Public complaints about the standard and cost of banking services have persisted over many years, and are a matter of great concern to the Bank. As a result, the Bank is in regular dialogue with the commercial banks over the need to continually improve service delivery to customers. The Bank has authority under the Bank of Botswana Act (section 41) to determine the level of service fees and commissions charged by banks. However, the preferred approach is to encourage effective competition among the banks, including through encouraging new banks to enter the market, provided they satisfy licensing requirements. This approach has met with significant success as banks have introduced a range to new products and rationalized fee structures. Consumers are also encouraged to compare bank products and charges and change banks if they are dissatisfied. However, it also should be recognized that financial stability depends in large part on banks remaining profitable and, for this, they must be able to charge realistic fees for their services. (See also financial institutions and consumer protection.)
Is the Bank not concerned about the high cost and low quality of banking services in Botswana? If so, should it not impose direct controls on the banks to reduce charges?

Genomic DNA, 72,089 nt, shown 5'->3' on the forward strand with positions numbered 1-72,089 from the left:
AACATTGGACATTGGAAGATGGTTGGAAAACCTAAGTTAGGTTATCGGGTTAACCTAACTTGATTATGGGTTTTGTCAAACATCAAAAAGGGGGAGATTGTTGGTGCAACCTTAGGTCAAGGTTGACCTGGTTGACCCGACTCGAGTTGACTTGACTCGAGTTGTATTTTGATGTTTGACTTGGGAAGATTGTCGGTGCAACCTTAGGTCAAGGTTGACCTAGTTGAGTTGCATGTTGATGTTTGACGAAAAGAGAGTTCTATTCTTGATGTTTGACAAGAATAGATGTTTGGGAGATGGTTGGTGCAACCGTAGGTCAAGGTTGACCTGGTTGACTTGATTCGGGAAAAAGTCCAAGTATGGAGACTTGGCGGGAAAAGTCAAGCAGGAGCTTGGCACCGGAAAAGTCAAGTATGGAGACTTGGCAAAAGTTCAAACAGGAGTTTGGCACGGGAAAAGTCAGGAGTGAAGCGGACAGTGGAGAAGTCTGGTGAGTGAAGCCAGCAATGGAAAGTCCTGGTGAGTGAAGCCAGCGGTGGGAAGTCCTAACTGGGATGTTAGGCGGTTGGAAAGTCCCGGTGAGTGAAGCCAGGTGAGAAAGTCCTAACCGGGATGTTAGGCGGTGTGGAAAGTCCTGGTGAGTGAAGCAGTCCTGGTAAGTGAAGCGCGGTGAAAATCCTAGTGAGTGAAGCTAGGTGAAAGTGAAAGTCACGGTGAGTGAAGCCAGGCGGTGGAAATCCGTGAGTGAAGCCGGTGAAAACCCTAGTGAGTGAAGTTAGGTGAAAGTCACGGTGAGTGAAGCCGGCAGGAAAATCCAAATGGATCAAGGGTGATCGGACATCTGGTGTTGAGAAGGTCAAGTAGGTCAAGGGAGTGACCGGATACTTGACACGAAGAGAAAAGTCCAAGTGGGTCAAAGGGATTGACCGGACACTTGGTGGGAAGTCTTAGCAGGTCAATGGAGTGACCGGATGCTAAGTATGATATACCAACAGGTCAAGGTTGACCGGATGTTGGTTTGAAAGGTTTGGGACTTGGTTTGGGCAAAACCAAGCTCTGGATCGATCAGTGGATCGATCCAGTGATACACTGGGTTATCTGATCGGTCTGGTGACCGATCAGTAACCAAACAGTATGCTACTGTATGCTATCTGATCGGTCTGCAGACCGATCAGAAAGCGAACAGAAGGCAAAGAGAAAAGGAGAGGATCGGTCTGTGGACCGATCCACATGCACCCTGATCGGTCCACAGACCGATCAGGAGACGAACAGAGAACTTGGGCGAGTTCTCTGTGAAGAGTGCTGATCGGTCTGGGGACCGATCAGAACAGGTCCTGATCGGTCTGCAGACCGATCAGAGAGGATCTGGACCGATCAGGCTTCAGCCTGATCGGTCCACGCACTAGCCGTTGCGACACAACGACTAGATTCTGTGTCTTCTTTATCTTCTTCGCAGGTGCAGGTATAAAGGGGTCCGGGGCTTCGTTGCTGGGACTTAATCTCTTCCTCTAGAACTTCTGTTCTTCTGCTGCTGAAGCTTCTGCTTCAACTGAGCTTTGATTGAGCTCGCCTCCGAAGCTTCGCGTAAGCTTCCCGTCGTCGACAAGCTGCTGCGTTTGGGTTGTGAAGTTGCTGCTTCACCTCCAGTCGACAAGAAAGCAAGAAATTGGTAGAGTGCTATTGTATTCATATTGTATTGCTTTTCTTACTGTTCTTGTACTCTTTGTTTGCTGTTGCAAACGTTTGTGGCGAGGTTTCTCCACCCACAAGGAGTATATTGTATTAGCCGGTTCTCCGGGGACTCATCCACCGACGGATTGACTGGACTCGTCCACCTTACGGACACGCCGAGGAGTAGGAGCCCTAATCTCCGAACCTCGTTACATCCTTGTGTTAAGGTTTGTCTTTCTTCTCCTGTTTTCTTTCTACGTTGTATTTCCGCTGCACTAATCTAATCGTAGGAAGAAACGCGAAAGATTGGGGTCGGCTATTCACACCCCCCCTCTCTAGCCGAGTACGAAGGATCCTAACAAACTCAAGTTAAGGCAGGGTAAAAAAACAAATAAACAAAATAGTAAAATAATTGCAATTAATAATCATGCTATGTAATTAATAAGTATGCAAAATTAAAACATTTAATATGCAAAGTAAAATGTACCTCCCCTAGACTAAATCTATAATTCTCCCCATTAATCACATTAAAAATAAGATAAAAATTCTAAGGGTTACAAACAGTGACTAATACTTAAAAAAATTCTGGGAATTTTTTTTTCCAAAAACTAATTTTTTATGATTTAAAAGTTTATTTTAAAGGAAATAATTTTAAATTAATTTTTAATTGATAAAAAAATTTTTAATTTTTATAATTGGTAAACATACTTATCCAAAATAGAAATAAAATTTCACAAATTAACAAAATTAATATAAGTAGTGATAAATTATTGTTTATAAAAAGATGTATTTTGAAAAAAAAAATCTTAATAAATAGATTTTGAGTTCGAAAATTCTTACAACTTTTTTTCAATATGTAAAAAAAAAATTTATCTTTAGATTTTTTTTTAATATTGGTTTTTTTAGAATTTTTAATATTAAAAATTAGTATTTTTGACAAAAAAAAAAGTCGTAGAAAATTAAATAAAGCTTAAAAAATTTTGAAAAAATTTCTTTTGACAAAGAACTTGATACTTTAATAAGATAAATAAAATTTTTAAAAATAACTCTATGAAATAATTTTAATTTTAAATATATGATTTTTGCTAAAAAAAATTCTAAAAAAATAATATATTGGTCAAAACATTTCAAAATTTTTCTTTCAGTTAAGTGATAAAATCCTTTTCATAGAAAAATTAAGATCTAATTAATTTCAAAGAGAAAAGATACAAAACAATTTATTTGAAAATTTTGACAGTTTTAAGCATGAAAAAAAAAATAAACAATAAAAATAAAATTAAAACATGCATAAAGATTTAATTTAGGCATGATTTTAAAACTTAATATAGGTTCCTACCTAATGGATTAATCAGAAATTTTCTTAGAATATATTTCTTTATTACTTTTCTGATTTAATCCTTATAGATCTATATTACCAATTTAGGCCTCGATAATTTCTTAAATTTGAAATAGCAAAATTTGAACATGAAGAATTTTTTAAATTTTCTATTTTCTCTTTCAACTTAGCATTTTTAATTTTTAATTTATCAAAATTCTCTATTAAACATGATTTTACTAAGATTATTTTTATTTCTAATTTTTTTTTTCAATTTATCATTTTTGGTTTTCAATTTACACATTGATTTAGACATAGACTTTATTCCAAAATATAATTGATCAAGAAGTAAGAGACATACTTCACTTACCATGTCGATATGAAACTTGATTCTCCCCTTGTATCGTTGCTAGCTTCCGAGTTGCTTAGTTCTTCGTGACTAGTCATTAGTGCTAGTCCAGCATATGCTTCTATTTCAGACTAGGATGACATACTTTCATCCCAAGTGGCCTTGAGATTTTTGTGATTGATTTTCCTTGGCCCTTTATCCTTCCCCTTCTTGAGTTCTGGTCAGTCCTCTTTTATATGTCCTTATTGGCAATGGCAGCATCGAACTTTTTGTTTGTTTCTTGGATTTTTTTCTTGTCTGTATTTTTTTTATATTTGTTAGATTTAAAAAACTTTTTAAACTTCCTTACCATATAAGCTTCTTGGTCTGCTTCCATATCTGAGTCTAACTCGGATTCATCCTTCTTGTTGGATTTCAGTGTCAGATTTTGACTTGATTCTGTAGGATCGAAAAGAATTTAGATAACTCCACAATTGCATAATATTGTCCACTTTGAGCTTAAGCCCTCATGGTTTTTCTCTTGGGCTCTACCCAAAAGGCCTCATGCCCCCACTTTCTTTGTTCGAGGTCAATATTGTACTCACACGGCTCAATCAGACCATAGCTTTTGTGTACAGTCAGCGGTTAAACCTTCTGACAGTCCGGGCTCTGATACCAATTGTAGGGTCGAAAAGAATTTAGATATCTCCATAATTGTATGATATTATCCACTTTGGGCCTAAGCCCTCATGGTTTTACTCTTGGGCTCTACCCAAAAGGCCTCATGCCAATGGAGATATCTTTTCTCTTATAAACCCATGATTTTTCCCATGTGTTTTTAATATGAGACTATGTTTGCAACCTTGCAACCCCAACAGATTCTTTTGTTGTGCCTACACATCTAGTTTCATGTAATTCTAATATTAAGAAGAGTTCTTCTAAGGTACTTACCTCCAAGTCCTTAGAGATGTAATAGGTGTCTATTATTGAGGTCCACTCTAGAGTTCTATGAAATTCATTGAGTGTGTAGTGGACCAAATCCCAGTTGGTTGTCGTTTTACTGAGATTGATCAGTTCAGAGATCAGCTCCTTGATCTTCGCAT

What input does the Bank make to exchange rate policy?
The Bank implements the exchange rate policy and must be consulted on any proposed changes in the policy. However, the policy is determined by His Excellency, the President of Botswana on the basis of recommendations made by the Minister of Finance and Development planning. (See also Exchange rate policy.)
Does the Bank target inflation?
No. The Bank sets a quantitative objective range for inflation in the medium term that guides its monetary policy decisions. However, this does not meet all the elements of inflation targeting. These typically include a more explicit framework and price stability mandate to ensure clarity and accountability. In addition, the central bank must have full operational independence, including giving precedence to the inflation target over other objectives such as a target for the exchange rate. While these conditions are not fully met at present in Botswana, it is judged that the current framework remains appropriate given the prevailing circumstances. (See also basics of monetary policy and monetary policy framework.)
Why does the Bank seek to control inflation; doesn’t tight monetary policy harm output growth?
High and, in particular, volatile inflation disrupts economic development and reduces long-term growth. It also reduces welfare, especially for poorer people who are more vulnerable to the negative effects of rising prices. Inflation is essentially a monetary phenomenon that is best controlled through appropriate monetary policy, which in Botswana, as elsewhere, is the responsibility of the central bank. (See also basics of monetary policy.)